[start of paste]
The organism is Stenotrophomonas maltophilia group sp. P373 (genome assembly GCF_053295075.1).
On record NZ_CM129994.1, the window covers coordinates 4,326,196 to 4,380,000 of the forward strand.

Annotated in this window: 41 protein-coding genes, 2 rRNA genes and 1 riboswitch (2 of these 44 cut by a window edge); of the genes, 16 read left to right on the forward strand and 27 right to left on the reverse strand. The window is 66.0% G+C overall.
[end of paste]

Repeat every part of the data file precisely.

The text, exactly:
The organism is Stenotrophomonas maltophilia group sp. P373 (genome assembly GCF_053295075.1).
On record NZ_CM129994.1, the window covers coordinates 4,326,196 to 4,380,000 of the forward strand.

Annotated in this window: 41 protein-coding genes, 2 rRNA genes and 1 riboswitch (2 of these 44 cut by a window edge); of the genes, 16 read left to right on the forward strand and 27 right to left on the reverse strand. The window is 66.0% G+C overall.